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Jim Beam Devil’s Cut vs Jim Beam Double Oak: Head to Head!

Discover the differences between Jim Beam Devil’s Cut vs Jim Beam Double Oak in this head to head comparison and decide which bourbon is better for You!

Jim Beam Devil’s Cut

jim-beam-devils-cut
NoseCherry, vanilla, caramel, oak, ethanol
PalateOak char, pepper, caramel, vanilla
FinishShort, oak char, caramel
Alcohol content90 proof (45% ABV)
How to drinkOld Fashioned
Similar toJim Beam Black Label, Jim Beam White Label

On the nose, the Jim Beam Devil’s Cut reminds me of the Knob Creek a bit (crafted at the same distillery) as it has the same cherry note, along vanilla, caramel and oak, although the first has more ethanol scent than the Knob Creek.

On the palate, this bourbon delivers oak char bitterness up-front, along a peppery note but it mellows out into a a caramel and vanilla taste, with a pinch of cherry as you let it develop.

The finish is short-lived, somewhat warm, with more oak char to it and just a tad of caramel.

Definitely not the best sipper as it feels boozy and peppery. Ice tunes-down the heat and the pepper a bit but still not a enjoyable bourbon.

Its best use is in cocktails as the 90 proof, along those peppery and oak char notes can deliver an interesting Old Fashioned.

If you are wondering what a hell is the Devil’s Cut, this is a term coined by Jim Beam referring to the liquid trapped in the wood staves of the barrel.

Jim Beam found a way to extract this liquid and later blend it with other whiskeys.

There are a few facts worth knowing about the Devil’s Cut:

  • Aged for 6 years.
  • The mash bill is 75% corn, 13% rye and 12% malted barley.

Jim Beam Double Oak

jim-beam-double-oak
NoseEthanol, smoke, vanilla, caramel
PalateSmoke, oak char, vanilla, caramel
FinishOak, smoke, caramel
Alcohol content86 proof (43% ABV)
How to drinkRocks
Similar toMaker’s Mark 46

Nose kicks-off with a blast of ethanol and smoke providing an intimidating welcome. But it fades into vanilla and caramel as you let it breathe.

Palate, feels a bit warm on the first sip, while bringing noticeable smoke up-front, followed by an oak char hit.

Vanilla and caramel come later to the scene but they are overwhelmed by the smoke and oak char.

The finish is short and warm, rich in oak and a tad of caramel.

Adding rocks makes this bourbon remarkably better as ice tunes down some of the harsh notes and the heat while releasing sweetness and oak.

The Jim Beam Double Oak tastes better than how the previous lines suggest. It has some rough edges to it but is satisfying as the smoke and the oak char make it interesting.

It drinks warmer than an 86 proof bourbon but adding a large ice ball makes it entirely drinkable.

The Double Oak is the same whiskey as the traditional Jim Beam, but after 4 years of aging it is transferred to newly charred American oak barrels.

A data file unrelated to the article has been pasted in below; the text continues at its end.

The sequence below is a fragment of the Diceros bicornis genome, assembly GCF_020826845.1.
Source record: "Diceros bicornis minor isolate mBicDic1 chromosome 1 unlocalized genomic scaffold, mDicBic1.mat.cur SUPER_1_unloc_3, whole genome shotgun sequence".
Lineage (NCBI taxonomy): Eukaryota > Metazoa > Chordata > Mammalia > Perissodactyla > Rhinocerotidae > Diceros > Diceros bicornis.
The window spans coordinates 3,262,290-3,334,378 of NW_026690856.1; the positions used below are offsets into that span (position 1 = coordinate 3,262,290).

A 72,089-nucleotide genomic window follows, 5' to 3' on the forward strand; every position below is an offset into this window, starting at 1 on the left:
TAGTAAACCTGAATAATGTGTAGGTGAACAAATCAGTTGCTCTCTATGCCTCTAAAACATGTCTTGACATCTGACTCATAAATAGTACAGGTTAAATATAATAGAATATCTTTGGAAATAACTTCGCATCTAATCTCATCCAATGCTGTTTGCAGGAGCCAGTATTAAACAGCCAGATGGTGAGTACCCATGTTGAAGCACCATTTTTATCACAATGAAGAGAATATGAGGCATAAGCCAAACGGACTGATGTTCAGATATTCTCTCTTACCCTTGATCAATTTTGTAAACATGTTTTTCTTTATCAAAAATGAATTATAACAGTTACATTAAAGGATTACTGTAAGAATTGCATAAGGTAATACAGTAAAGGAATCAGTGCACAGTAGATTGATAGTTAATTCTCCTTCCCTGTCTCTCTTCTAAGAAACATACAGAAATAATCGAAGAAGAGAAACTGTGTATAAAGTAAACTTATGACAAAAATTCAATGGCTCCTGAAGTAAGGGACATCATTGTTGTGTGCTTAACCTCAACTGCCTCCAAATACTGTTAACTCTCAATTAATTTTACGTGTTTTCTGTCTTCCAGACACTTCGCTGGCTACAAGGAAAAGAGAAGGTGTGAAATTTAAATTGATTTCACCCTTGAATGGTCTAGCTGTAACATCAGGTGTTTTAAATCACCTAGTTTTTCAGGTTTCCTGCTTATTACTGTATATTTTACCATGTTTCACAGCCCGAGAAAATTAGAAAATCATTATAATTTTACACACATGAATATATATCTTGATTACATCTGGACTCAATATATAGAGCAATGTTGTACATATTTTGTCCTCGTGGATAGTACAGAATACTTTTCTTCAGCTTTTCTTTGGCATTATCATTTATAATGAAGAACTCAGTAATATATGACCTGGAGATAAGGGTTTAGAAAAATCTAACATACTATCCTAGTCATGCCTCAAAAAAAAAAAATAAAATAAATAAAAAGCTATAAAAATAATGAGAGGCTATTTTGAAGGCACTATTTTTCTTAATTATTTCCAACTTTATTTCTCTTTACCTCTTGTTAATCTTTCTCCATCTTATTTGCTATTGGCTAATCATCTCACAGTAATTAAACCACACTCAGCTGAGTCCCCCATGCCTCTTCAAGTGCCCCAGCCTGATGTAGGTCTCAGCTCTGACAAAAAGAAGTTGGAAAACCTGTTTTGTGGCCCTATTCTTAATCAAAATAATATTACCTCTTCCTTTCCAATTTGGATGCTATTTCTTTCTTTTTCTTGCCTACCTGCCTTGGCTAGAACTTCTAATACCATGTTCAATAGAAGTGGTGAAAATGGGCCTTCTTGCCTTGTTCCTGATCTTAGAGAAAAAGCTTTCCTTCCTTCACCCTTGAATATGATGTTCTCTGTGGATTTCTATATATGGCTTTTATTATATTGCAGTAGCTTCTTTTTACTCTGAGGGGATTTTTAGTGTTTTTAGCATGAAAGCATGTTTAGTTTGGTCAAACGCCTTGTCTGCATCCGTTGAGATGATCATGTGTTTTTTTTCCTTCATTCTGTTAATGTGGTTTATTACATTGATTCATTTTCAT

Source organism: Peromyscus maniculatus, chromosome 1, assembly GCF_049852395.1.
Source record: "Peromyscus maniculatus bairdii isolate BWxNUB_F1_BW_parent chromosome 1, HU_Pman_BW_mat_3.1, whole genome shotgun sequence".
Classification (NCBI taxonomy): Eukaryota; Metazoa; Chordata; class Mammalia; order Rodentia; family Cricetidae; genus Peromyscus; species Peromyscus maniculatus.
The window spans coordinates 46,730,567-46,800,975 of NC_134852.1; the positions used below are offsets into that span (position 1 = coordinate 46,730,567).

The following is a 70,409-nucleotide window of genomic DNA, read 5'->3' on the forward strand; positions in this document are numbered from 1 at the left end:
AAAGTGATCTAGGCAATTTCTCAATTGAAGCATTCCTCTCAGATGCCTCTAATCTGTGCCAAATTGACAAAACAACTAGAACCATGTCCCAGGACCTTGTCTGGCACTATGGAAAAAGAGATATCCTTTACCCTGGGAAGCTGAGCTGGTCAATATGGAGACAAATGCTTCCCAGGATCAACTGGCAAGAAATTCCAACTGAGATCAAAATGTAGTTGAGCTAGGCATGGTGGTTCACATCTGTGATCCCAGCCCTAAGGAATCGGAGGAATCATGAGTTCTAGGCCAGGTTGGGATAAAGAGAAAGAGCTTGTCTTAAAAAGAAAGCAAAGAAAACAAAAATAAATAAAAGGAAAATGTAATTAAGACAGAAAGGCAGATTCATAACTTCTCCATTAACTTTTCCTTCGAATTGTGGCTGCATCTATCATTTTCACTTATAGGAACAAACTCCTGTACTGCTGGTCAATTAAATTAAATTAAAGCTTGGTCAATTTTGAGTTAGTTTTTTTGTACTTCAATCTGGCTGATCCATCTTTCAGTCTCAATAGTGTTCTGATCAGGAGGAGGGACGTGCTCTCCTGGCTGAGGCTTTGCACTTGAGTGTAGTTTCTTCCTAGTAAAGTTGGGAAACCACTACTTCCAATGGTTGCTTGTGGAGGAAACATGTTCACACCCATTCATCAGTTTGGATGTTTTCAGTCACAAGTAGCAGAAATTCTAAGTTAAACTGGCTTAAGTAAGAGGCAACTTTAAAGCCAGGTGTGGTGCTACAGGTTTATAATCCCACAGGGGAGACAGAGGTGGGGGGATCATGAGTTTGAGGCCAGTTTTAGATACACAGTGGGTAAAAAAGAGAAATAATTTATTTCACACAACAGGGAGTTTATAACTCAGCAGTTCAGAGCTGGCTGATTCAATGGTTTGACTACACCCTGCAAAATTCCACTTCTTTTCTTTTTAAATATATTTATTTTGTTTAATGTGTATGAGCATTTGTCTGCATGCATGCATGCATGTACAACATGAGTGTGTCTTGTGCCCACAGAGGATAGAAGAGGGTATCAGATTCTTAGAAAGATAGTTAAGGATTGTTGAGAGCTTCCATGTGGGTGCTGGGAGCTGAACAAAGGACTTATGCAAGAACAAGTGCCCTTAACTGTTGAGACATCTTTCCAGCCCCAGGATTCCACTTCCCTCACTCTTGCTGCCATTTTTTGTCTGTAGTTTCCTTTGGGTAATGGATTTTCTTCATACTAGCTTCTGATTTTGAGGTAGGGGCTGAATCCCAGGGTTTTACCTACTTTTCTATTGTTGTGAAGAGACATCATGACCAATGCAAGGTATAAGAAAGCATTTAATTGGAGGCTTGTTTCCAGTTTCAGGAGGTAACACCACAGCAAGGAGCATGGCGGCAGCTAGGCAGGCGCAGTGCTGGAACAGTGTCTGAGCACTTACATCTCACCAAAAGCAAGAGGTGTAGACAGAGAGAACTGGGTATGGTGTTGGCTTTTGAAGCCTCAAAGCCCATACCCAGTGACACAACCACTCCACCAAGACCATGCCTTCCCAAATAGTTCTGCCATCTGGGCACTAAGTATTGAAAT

This additional aging removed the nail polish notes of the classic Jim Beam making it a better tasting whiskey.

There are a few facts worth knowing about the Double Oak:

  • Aged for 4 years.
  • The mash bill is comprised of 75% corn, 13% rye and 12% malted barley.

What’s the difference between the Jim Beam Devil’s Cut and the Double Oak?

Both bourbons use the traditional Jim Beam White Label as their base, but there are two main differences:

  • Devil’s Cut is aged for 6 years and is made from a blend of the liquid trapped in the staves of the barrel and typical bourbon.
  • Double Oak ages four years in freshly charred, new American oak barrels and then transferred to newly charred American oak barrels and aged to taste.

Jim Beam Devil’s Cut vs Jim Beam Double Oak: Price comparison

Prices are approximate and stated in USD:

WhiskeyPriceProof
Jim Beam Devil’s Cut$2490
Jim Beam Double Oak$2386

Jim Beam Devil’s Cut vs Jim Beam Double Oak: Which is better?

The Double Oak is a better whiskey than the Devil’s Cut

WhiskeyJim Beam Devil’s CutJim Beam Double Oak
Nose
Body
Palate
Finish
Value
  • The Double Oak is not the easiest bourbon as it has some harsh notes but adding ice makes entirely drinkable.
  • This bourbon is rich in smoke and oak char, but ice releases vanilla and caramel making it easier to drink.
  • The Devil’s Cut is boozy, peppery and somewhat bitter and although ice tunes down the heat and the pepper does nothing for the bitter note.
  • The Devil’s Cut is a better choice when looking tasty to add a kick to your Old Fashioned.

Learn more about this brand by reading my post: Discover the Best Jim Beam Whiskey where I rank every bottle.

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